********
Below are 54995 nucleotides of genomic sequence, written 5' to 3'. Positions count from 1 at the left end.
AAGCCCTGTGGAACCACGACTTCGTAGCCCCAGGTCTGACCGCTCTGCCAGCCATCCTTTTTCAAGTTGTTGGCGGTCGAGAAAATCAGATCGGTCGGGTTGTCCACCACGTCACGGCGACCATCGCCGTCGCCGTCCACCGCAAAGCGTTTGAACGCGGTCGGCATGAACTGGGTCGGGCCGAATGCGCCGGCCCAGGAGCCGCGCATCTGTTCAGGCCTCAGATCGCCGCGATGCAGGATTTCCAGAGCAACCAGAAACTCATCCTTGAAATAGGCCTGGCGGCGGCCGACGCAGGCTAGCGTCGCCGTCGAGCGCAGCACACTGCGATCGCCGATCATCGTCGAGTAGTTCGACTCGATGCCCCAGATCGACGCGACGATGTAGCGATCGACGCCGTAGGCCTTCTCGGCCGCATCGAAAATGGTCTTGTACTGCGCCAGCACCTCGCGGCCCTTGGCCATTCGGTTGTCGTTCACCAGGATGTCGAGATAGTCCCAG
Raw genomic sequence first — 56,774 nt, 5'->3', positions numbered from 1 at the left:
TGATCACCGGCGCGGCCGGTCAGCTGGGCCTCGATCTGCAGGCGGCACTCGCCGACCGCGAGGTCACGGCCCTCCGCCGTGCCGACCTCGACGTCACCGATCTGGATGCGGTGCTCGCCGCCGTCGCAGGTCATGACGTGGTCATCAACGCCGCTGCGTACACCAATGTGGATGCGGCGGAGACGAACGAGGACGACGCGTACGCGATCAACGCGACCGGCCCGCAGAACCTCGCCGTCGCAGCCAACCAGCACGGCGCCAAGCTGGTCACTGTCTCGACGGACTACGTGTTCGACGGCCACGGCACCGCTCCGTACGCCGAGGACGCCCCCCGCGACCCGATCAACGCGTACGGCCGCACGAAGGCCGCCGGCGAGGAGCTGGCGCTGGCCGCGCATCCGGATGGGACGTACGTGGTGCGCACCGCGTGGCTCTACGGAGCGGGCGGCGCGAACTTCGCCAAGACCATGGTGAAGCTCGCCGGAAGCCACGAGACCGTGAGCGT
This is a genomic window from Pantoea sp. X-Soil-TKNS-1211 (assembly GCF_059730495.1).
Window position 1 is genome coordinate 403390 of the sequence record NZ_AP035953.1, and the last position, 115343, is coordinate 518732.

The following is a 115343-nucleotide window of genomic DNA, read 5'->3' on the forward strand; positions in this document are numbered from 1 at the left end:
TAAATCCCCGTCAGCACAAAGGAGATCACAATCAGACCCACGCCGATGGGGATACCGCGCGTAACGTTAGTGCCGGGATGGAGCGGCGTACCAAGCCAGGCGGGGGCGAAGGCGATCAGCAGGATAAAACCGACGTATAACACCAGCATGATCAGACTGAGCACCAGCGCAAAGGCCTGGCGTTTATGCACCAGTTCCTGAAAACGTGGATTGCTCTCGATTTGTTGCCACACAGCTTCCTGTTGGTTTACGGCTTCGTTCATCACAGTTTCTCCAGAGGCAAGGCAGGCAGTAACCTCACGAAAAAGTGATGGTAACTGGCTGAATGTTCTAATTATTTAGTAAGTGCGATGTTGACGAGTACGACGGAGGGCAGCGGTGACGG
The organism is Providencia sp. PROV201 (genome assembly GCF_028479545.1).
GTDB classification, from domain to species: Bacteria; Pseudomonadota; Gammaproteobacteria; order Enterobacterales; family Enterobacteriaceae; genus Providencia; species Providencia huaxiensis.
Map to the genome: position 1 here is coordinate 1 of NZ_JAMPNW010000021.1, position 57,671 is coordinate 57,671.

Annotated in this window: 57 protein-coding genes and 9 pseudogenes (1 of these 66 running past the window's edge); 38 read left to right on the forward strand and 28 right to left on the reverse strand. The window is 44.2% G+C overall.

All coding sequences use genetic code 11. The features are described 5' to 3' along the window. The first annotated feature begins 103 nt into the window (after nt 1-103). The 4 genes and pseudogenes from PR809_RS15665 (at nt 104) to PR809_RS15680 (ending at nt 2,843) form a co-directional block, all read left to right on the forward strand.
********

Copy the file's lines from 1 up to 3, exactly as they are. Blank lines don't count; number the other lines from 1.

Below are 54995 nucleotides of genomic sequence, written 5' to 3'. Positions count from 1 at the left end.
AAGCCCTGTGGAACCACGACTTCGTAGCCCCAGGTCTGACCGCTCTGCCAGCCATCCTTTTTCAAGTTGTTGGCGGTCGAGAAAATCAGATCGGTCGGGTTGTCCACCACGTCACGGCGACCATCGCCGTCGCCGTCCACCGCAAAGCGTTTGAACGCGGTCGGCATGAACTGGGTCGGGCCGAATGCGCCGGCCCAGGAGCCGCGCATCTGTTCAGGCCTCAGATCGCCGCGATGCAGGATTTCCAGAGCAACCAGAAACTCATCCTTGAAATAGGCCTGGCGGCGGCCGACGCAGGCTAGCGTCGCCGTCGAGCGCAGCACACTGCGATCGCCGATCATCGTCGAGTAGTTCGACTCGATGCCCCAGATCGACGCGACGATGTAGCGATCGACGCCGTAGGCCTTCTCGGCCGCATCGAAAATGGTCTTGTACTGCGCCAGCACCTCGCGGCCCTTGGCCATTCGGTTGTCGTTCACCAGGATGTCGAGATAGTCCCAG
Raw genomic sequence first — 56,774 nt, 5'->3', positions numbered from 1 at the left: